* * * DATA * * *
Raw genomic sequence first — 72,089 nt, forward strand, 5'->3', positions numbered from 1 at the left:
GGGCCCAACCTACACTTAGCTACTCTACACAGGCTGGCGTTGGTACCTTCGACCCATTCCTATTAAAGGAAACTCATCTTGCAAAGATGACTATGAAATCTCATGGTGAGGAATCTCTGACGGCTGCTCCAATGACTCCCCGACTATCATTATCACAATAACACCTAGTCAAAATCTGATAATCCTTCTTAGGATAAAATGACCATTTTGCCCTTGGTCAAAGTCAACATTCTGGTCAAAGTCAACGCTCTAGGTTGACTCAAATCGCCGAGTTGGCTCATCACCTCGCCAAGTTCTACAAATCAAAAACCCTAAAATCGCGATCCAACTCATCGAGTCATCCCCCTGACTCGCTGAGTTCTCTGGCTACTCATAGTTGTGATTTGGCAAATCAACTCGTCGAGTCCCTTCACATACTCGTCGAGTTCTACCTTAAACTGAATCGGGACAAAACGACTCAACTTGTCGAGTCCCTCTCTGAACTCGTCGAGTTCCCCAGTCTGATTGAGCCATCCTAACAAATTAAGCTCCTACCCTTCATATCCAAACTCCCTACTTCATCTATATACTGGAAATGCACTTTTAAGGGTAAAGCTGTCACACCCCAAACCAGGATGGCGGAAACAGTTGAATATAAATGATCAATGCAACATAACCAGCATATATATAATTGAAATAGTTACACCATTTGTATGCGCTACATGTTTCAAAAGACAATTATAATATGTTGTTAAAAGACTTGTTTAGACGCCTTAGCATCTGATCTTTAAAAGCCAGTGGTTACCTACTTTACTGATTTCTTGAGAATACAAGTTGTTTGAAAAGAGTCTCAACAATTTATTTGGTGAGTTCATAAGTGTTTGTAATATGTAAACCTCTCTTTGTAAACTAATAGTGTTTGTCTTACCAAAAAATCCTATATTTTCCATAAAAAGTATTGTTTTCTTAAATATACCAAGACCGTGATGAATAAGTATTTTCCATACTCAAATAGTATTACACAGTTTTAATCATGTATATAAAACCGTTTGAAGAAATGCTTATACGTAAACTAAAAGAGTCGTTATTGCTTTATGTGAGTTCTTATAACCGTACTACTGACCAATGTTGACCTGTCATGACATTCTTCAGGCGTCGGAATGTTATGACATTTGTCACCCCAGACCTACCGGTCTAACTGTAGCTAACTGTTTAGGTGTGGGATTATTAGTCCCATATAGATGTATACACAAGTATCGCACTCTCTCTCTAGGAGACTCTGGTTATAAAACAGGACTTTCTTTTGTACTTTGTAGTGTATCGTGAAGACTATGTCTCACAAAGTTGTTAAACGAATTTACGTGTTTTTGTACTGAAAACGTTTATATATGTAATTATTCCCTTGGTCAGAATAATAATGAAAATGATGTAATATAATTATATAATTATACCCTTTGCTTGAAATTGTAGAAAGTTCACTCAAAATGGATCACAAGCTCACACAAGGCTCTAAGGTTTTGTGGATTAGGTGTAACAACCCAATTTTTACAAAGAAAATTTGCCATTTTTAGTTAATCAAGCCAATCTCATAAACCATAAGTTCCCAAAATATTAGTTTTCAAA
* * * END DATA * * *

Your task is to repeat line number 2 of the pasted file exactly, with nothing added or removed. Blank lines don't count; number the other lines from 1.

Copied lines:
GGGCCCAACCTACACTTAGCTACTCTACACAGGCTGGCGTTGGTACCTTCGACCCATTCCTATTAAAGGAAACTCATCTTGCAAAGATGACTATGAAATCTCATGGTGAGGAATCTCTGACGGCTGCTCCAATGACTCCCCGACTATCATTATCACAATAACACCTAGTCAAAATCTGATAATCCTTCTTAGGATAAAATGACCATTTTGCCCTTGGTCAAAGTCAACATTCTGGTCAAAGTCAACGCTCTAGGTTGACTCAAATCGCCGAGTTGGCTCATCACCTCGCCAAGTTCTACAAATCAAAAACCCTAAAATCGCGATCCAACTCATCGAGTCATCCCCCTGACTCGCTGAGTTCTCTGGCTACTCATAGTTGTGATTTGGCAAATCAACTCGTCGAGTCCCTTCACATACTCGTCGAGTTCTACCTTAAACTGAATCGGGACAAAACGACTCAACTTGTCGAGTCCCTCTCTGAACTCGTCGAGTTCCCCAGTCTGATTGAGCCATCCTAACAAATTAAGCTCCTACCCTTCATATCCAAACTCCCTACTTCATCTATATACTGGAAATGCACTTTTAAGGGTAAAGCTGTCACACCCCAAACCAGGATGGCGGAAACAGTTGAATATAAATGATCAATGCAACATAACCAGCATATATATAATTGAAATAGTTACACCATTTGTATGCGCTACATGTTTCAAAAGACAATTATAATATGTTGTTAAAAGACTTGTTTAGACGCCTTAGCATCTGATCTTTAAAAGCCAGTGGTTACCTACTTTACTGATTTCTTGAGAATACAAGTTGTTTGAAAAGAGTCTCAACAATTTATTTGGTGAGTTCATAAGTGTTTGTAATATGTAAACCTCTCTTTGTAAACTAATAGTGTTTGTCTTACCAAAAAATCCTATATTTTCCATAAAAAGTATTGTTTTCTTAAATATACCAAGACCGTGATGAATAAGTATTTTCCATACTCAAATAGTATTACACAGTTTTAATCATGTATATAAAACCGTTTGAAGAAATGCTTATACGTAAACTAAAAGAGTCGTTATTGCTTTATGTGAGTTCTTATAACCGTACTACTGACCAATGTTGACCTGTCATGACATTCTTCAGGCGTCGGAATGTTATGACATTTGTCACCCCAGACCTACCGGTCTAACTGTAGCTAACTGTTTAGGTGTGGGATTATTAGTCCCATATAGATGTATACACAAGTATCGCACTCTCTCTCTAGGAGACTCTGGTTATAAAACAGGACTTTCTTTTGTACTTTGTAGTGTATCGTGAAGACTATGTCTCACAAAGTTGTTAAACGAATTTACGTGTTTTTGTACTGAAAACGTTTATATATGTAATTATTCCCTTGGTCAGAATAATAATGAAAATGATGTAATATAATTATATAATTATACCCTTTGCTTGAAATTGTAGAAAGTTCACTCAAAATGGATCACAAGCTCACACAAGGCTCTAAGGTTTTGTGGATTAGGTGTAACAACCCAATTTTTACAAAGAAAATTTGCCATTTTTAGTTAATCAAGCCAATCTCATAAACCATAAGTTCCCAAAATATTAGTTTTCAAA